PRETORIA : Br Duggan Reviews the Past: 1972 Magazine
Bishop Cox and the priests of Pretoria were anxious to have a Brothers' school established in the Administrative Capital. Early in 1917 both Bishop Cox and Father Ryan O.M.I., Parish Priest of Pretoria, wrote to the then Superior General offering to secure a site for the school if a staff of Brothers could be promised. On this understanding the site on Lynnwood Road adjoining the University was purchased from Mr. Johan Rissik. Father Ryan O.M.I and other friends had collected the purchase money; Bishop Cox also contributed. The Brothers themselves were responsible for the erection of the College building and seven years later for the Brothers' residence.
The College was designed by the well-known Pretoria architect Mr. Rees-Poole and the builder was Mr. Pattison. The architects of the Brothers' residence were Messrs. Cowin, Powers and Ellis and the builders the firm of Clark & Downie (Pty) Ltd. It was not possible to begin the building of the College until 1921. Brother Barren then residing in Kimberley, had much to do with the plans and Brother J.J. Mullan, the founder of the KimberleyCollege, superintended the construction work. During this period Brother Mullan stayed at the Monastery next door as the guests of the Redemptorist Fathers.
Bishop Cox on Trinity Sunday 1921 laid the foundation stone and the new College was dedicated to St. Gabriel of Our Lady of Sorrows who had been recently canonised. The original foundation stone recording this dedication has been incorporated in the present College at MountEdmund. The new College was due for opening in January, 1922 but as it was not found possible to have the required staff of Brothers on the spot by that date the opening was postponed to the following September. On 31st August 1922, a week before school started, four Brothers: JL Hayes, TJ Enright, ED Duggan and PA Mc Kenna had arrived from Ireland and these with Brother Mullan as principal formed the first staff.
The day chosen for the opening was the feast of the Nativity of Our Lady, 8th September 1922 and twenty-five years to the day from the date of our first opening in Kimberley: 8th September 1897. Father Hayes C.SS.R., Rector of the Monastery, said Holy Mass in one of the College classrooms at and then proceeded to bless the Brothers' house and the classrooms.
The admission of pupils began at and by 10.30 all the classes had been formed and were in their appointed classrooms. Most of the work of this first day consisted of dialogue. Brothers and pupils becoming acquainted and discussing plans for the future. Brother Mullan did not much believe in unnecessary ceremonies and — believe it or not — work went on the first day until or thereabouts. I don't think there was any homework given on that day, but the following day and thereafter it was business as usual!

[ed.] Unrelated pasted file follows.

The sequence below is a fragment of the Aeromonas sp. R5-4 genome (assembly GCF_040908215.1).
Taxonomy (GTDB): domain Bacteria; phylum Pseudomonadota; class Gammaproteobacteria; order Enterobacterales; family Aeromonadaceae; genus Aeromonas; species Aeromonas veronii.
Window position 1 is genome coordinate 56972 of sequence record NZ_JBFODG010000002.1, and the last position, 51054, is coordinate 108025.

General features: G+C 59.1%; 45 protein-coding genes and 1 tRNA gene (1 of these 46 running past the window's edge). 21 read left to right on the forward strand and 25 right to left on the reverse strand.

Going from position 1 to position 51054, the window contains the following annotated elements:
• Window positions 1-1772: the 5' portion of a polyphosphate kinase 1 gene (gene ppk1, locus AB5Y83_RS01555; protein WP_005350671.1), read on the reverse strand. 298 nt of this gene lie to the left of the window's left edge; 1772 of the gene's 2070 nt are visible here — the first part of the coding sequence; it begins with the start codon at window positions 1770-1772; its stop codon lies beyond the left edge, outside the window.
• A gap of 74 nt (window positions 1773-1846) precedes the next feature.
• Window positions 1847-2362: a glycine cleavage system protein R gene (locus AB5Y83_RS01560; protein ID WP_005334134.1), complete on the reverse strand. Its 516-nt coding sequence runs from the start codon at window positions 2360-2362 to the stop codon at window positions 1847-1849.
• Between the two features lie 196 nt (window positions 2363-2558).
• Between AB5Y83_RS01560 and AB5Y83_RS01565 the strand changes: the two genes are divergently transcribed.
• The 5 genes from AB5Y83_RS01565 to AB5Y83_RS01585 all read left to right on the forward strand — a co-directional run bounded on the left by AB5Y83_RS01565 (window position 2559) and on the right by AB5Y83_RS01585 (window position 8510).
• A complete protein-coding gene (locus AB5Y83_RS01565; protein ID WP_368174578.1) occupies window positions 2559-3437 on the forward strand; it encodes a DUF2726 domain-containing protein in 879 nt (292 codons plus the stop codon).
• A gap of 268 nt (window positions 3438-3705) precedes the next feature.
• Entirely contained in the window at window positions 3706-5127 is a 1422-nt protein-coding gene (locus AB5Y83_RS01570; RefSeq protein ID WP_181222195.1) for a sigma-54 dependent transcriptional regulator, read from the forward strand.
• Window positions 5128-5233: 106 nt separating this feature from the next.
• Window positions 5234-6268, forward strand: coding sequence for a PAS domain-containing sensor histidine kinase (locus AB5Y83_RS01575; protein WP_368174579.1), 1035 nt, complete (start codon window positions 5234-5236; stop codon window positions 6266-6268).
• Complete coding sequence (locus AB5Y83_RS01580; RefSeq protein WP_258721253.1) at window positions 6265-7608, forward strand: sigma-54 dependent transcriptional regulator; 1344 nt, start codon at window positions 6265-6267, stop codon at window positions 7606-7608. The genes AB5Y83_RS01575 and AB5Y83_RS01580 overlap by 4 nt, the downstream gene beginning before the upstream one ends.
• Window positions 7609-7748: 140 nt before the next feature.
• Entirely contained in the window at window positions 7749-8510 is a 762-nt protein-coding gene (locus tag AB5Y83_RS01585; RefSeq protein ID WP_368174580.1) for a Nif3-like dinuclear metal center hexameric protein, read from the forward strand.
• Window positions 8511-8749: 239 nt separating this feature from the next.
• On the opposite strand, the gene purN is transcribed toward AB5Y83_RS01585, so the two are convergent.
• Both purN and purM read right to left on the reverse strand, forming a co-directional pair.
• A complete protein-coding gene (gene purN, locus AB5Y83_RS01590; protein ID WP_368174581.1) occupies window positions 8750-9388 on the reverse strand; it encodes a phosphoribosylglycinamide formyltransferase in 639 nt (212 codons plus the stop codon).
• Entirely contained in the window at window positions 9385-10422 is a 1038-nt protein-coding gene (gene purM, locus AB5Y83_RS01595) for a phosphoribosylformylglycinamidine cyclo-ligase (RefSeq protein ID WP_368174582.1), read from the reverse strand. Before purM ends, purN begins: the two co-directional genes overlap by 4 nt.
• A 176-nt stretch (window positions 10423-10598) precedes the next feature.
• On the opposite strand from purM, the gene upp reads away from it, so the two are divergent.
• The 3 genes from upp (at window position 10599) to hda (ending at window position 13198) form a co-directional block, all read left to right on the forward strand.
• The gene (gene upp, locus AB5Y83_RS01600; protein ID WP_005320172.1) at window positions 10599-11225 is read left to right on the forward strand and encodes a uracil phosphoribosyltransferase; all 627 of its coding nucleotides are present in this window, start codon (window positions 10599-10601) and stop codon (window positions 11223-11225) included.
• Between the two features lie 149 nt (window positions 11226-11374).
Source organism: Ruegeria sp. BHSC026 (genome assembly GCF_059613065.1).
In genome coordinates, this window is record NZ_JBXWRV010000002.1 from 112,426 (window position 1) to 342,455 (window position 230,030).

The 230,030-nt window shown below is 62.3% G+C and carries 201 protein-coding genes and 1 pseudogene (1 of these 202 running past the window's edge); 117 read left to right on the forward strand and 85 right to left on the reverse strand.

On the opening day there were fifty-six pupils — the small number being due to the unusual time of opening — but by the end of the year the registration had reached ninety; in January 1923 the number had reached 160. An advantage of this late opening was that it gave the new staff the opportunity of studying the South African education system and deciding on the course of studies for the new school year of 1923.
The classes in 1923 ranged from Standard Three to Junior Certificate of the University of South Africa. It was decided to introduce the College of Preceptors (London) Examinations as they were then being taken by practically all the private schools in South Africa. In 1923 the PretoriaCollege entered pupils for the Lower Forms, Preliminary and Junior Grades — the Senior Grade followed in 1924. The results of all these examinations were such as to merit from the editor of the Christian Brothers' Educational Record the following comment: "St.Gabriel's College, Pretoria is rapidly getting into its stride. This year, the second of its existence, 70 boys entered for examinations. The results which are detailed elsewhere in the Record would do credit to a long-established school." Bemhardt Klagsbrun took first place in the British Empire in the Junior College of Preceptors. In 1925 the College presented its first class for the Matriculation Examination of the Joint Matriculation Board. In the second year of the College's existence the Annual appeared.
In the mid 1960's the University of Pretoria urgently required our property to expand and offered an alternative agricultural site of theirs near Silverton. On 14 March 1968 Br. Leopold Kennedy turned the first sod at MountEdmund, the new CBC. On the 31st July the foundation stone was laid by Archbishop Gardner and on the 21st August the contract was signed between the College and the University of Pretoria for the taking over of the new site at MountEdmund. In January 1969 the Brothers moved into the new residence and travelled daily to the old College. In July 1969, the third term began in the brand new College at Mount Edmund, the present site, and in the following January the first boarders arrived.